There are many ways to welcome the winter solstice, and the Southworth Planetarium is planning a trio of celebratory events — involving history, science and writing — to recognize the gradual return of longer days.

On the historical front, a virtual tour of Stonehenge, one of the most famous ancient structures, will take place at 7 p.m. Monday. The evening’s tour guide is Patrick Peoples, a planetarium volunteer and lab instructor at the University of Southern Maine, who grew up near the ruins.

“Some people believe it was an astronomical observatory, others a ritualistic center. I think it was a combination of both,” Peoples said. “I grew up near Stonehenge. As a teen I used to ride my bike there.”

The idea for this program arose a few years ago. Peoples first gave a presentation combining images and a depiction of the night sky at the time Stonehenge was built to a local astronomy group. Last year, he brought the program to the public through the planetarium’s summer solstice celebration.

“The reaction of people (attending this program) is amazing,” Peoples said. “Parents bring their kids to enjoy the show. A lot of grandparents come, too, and they seem to be the ones asking all the questions. It’s a good mix of people in the audience.”

On the scientific front, this year’s winter solstice is particularly noteworthy as it happens on the same day as a lunar eclipse.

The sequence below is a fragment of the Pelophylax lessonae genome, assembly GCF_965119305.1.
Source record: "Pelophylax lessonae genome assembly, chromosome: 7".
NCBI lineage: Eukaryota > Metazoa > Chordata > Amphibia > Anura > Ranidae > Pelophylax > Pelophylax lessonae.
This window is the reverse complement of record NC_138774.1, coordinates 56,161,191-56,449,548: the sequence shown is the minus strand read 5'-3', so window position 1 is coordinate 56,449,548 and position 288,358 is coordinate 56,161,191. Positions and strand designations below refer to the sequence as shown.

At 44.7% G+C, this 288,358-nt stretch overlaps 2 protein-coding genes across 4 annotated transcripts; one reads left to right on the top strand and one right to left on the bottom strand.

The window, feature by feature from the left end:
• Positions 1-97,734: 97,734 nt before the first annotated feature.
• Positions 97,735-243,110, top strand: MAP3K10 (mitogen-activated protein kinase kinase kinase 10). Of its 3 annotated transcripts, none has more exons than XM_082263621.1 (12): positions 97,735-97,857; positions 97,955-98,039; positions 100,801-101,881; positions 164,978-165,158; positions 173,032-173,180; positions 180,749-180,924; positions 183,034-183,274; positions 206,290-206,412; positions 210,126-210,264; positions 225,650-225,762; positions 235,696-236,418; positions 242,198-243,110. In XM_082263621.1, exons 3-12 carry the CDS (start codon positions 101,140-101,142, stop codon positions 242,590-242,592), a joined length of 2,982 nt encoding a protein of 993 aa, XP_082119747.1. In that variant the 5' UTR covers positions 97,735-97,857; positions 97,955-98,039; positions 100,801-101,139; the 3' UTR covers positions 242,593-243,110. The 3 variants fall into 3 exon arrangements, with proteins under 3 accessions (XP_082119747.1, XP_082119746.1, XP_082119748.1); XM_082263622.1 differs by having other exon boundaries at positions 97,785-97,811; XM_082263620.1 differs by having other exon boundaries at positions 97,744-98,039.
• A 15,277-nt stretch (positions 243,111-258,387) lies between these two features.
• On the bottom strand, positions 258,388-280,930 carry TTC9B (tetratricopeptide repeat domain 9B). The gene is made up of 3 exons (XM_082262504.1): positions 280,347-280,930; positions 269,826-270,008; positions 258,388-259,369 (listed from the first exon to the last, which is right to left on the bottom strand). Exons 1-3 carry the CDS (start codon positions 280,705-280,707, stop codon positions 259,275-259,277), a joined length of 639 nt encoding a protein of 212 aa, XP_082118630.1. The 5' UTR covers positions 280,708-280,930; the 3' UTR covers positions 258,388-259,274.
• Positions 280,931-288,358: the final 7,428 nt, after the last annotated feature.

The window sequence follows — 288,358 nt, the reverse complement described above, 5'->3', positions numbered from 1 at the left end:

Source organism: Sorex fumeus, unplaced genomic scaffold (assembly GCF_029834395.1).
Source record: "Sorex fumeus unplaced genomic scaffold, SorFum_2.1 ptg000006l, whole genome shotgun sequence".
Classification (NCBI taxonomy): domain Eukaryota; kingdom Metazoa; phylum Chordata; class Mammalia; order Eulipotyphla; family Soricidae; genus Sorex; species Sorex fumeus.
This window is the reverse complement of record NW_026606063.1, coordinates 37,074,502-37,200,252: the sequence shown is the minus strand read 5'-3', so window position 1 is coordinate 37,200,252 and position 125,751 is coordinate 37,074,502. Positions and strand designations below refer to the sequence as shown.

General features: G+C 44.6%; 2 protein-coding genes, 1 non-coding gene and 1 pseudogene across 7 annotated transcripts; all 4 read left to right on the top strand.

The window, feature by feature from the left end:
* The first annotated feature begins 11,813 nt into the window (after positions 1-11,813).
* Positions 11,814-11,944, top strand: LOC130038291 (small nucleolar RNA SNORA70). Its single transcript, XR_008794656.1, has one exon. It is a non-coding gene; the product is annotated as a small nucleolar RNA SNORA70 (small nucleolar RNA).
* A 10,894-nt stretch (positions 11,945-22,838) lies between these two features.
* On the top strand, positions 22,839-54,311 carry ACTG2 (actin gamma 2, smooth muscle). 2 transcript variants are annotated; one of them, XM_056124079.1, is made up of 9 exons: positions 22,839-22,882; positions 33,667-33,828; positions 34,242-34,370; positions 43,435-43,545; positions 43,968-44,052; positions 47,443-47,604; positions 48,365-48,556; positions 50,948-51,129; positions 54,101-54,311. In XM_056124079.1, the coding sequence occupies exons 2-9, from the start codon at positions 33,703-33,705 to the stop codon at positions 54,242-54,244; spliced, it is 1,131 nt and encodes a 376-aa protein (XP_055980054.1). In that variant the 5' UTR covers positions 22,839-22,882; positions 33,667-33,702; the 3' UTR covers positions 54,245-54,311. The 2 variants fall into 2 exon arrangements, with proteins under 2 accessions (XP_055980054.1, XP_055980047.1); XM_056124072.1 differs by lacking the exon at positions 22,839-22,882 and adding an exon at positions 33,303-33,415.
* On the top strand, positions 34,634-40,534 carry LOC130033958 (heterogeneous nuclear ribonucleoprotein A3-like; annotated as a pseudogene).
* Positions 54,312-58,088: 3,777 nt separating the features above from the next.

For the eclipse, the planetarium will re-open its doors a few hours after the Stonehenge event for a special telescope viewing of the moon.

The planetarium doors will open at 12:45 a.m., just after the moon enters penumbra. In layman’s terms, that is the official start of the lunar eclipse.

“When you can actually see the eclipse happening is at 1:32 a.m., when the moon enters umbra,” explained Edward Gleason, the planetarium’s manager.

The umbra phase is when observers can see the curved dark shadow slowly moving across the moon’s face.

Members of the Greater Portland Astronomical Society and the Southern Maine Astronomers, both cosponsors of the program, as well as planetarium staff members will be on hand to answer questions until the facility closes at 4 a.m.

The viewing program is free and open to all.

“We are closing when totality (when the moon is fully eclipsed by the earth) ends at 3:53 a.m.,” Gleason said. Although observers will see the moon in the earth’s shadow until 5:01 a.m., Gleason believes most attendees will be ready to leave by 4 a.m.

“We’re anticipating people’s bedtime after totality,” he said.

On the creative writing front, there will be an evening of celestial poetry with the “Solstice Dawning” event at 7 p.m. tonight at Southworth.

Local writers will recite their poetry about the cosmos and nature under the theme of the evening, “Light and Dark.” Admission is by donation.

“What excites us most is that we are able to approach this season from many angles,” Gleason said. “From poetry to a scientific event to a historic program, we utilize our facility so there is something here for everybody at this time of year. It’s a confluence of all these events happening around us. We’re delighted to be part of it.”

Staff Writer Wendy Almeida can be contacted at 791-6334 or at:

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